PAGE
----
Last month Nissan sold its 175,000th Leaf since launch and the Renault-Nissan Alliance now outdistances the nearest automaker globally by more than three-to-one cumulative electric vehicle (EV) sales.

The automaker headed by pro-EV CEO Carlos Ghosn accounts for 238,000 units or about 47 percent of the cumulative total of all electric cars sold in the world to date.

Much of Renault-Nissan’s success can be attributed to the Leaf which last month crossed its latest global milestone with 177,000 actual sales – around 79,000 in the U.S. – accounting for 74 percent of the Renault-Nissan Alliance’s total.

The Renault-Nissan Alliance’s contribution is heads above next-nearest Tesla’s 74-75,000 sales through May. Further, the kinds of cars sold are all mass-market oriented, a goal Tesla has only in sight as it proffers upscale creations starting at $75,000 for those who can afford them.

SEE ALSO: 2016 Nissan Leaf Could Have Over 105 Miles Range

The Leaf is also the number-one selling plug-in electrified vehicle (PEV) – a class that includes plug-in hybrids – followed by General Motors’ Chevy/Holden Volt and Opel/Vauxhall Ampera extended-range electric siblings at 91,325.

In Europe the i-MiEV is also sold as the Citroën C-Zero (shown) and Peugeot ion.

In Europe the i-MiEV is also sold as the Citroën C-Zero (shown) and Peugeot ion.

Tesla’s total since 2008 counts 2,500 Roadsters but it’s tough to nail down as it does not report monthly sales like other major automakers, so this estimate is based on most recent statements from shareholder letters and other disclosures.

Its total for battery electric vehicles also ranks above third-place EV seller Mitsubishi. Despite the poor i-MiEV today being all but stagnant in the U.S., around 50,000 of the otherwise decent little converted gas cars from Japan have since 2009 have been churned out under different nameplates.

Mitsubishi is still developing new electrified vehicles and is not really asleep. To show that, if we momentarily step aside from our discussion of pure electric cars and include plug-in hybrids, Mitsubishi ranks second for PEVs with 111,000 global sales thanks in no small part to it Outlander SUV with over 60,000 sold.

Similarly, speaking of all PEVs, GM would be the third-best-selling PEV maker with 94,320.

But coming back to the main topic of pure battery electric cars, the second-best seller is actually Tesla – a remarkable achievement for a startup selling high-priced vehicles.

Rapidly Changing Market

Out of about 510,000 battery electric cars sold worldwide to date, Nissan’s Leaf accounts for about 35 percent, Tesla about 15 percent, and Mitsubishi about 10 percent.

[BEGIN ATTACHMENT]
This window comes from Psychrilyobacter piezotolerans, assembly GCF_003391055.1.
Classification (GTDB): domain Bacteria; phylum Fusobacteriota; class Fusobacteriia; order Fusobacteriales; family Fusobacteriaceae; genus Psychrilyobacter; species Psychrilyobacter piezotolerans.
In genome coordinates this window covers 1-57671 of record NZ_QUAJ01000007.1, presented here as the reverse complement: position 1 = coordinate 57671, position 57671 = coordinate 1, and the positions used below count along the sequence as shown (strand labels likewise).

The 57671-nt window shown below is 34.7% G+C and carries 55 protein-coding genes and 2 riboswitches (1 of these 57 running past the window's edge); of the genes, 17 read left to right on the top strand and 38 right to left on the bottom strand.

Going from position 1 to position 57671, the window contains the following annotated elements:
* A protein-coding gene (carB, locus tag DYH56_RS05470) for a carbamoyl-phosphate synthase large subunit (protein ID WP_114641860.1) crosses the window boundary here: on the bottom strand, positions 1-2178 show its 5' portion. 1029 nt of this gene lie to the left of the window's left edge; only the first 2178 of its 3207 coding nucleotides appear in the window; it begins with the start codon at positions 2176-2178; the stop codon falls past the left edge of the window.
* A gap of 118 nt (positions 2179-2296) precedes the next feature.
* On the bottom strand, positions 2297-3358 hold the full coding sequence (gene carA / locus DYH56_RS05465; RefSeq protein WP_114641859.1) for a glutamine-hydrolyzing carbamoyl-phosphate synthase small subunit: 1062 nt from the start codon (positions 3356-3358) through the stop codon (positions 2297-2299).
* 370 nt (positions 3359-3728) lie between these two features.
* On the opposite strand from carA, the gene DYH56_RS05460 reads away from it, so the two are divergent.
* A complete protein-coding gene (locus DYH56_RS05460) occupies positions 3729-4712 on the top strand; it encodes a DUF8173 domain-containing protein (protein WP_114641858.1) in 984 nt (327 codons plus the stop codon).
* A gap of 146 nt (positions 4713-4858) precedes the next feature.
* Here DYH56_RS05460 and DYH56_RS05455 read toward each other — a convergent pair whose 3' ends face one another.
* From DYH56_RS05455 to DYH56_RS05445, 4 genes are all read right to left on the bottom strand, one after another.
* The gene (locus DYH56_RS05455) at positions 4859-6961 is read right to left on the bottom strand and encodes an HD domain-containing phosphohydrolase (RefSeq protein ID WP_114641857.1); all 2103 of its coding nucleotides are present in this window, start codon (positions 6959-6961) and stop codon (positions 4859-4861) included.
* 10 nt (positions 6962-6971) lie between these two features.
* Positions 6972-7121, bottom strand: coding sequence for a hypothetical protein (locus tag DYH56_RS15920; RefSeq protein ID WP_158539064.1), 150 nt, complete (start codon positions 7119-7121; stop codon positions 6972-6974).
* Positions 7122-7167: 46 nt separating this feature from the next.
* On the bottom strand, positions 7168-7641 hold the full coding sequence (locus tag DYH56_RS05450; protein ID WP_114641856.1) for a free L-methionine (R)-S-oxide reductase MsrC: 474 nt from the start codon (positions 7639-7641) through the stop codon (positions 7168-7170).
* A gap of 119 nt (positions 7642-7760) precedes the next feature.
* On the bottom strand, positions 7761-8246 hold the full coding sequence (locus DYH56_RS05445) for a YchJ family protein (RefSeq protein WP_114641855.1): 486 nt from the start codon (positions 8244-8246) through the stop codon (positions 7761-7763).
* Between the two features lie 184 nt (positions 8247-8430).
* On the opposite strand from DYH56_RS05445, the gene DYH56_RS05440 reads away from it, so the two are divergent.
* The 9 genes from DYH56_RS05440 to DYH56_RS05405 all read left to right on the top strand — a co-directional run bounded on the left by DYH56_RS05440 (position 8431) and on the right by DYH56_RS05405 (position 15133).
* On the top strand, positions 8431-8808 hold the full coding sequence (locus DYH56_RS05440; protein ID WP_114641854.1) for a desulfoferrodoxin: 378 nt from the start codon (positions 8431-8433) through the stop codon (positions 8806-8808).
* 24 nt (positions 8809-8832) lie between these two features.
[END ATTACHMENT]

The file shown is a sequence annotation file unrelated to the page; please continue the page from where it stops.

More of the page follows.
We can’t quite say the Leaf is resting on its laurels but momentum this year has slowed for the EV late in its life cycle and as competitive newcomers are on the horizon.

No one's seen the Model 3. Model S shown.

No one’s seen the Model 3. Model S shown.

Speaking of which, Tesla has in view a Model 3 – in its mind’s eye and not the public’s as the first revelation of this car that’s been promised for the past few years is expected next year.

While a first entry level car for Tesla, the Model 3 is to arrive in a couple years or so alongside second-generation efforts by Nissan and Chevrolet.

Specs for this new benchmark are a mid-$30,000 price point and “200 miles” range. Of course details will be presented later, including how much options can push above the teaser rate, but on broad brush that’s the hope.

Is a 200-Mile EV the Next Automotive Benchmark?

What third-place Mitsubishi does in the EV market will remain to be seen but this is a shakeout, and other carmakers – such as GM – may come into greater prominence in the pure EV field.

Chevy Bolt concept.

Chevy Bolt concept.

Of significance is how soon EVs will be deemed viable as “mass market” cars able to compete in the open market against internal combustion cars – now and when tax credits begin to go away for early leaders in a few years.

Other carmakers including BMW, Mercedes-Benz, Audi and more are promising battery electric cars but these vehicles even at their best trade at low volumes.

One goal of EVs held also by Tesla which for now rubs elbows with these upper crust German brands price-wise is to change the paradigm.

Nissan Leaf

That was supposed to be the goal as others such as hybrid pioneers Toyota and Honda sidestep the challenge saying EVs are not as viable as fuel cell cars.

What others including the Volkswagen Group may do in the mass-market EV space in coming years is also an open question, but settled for now is who’s out in front – that’s Renault-Nissan.

Thanks to sales tracker Mario R. Duran in compiling figures for this report.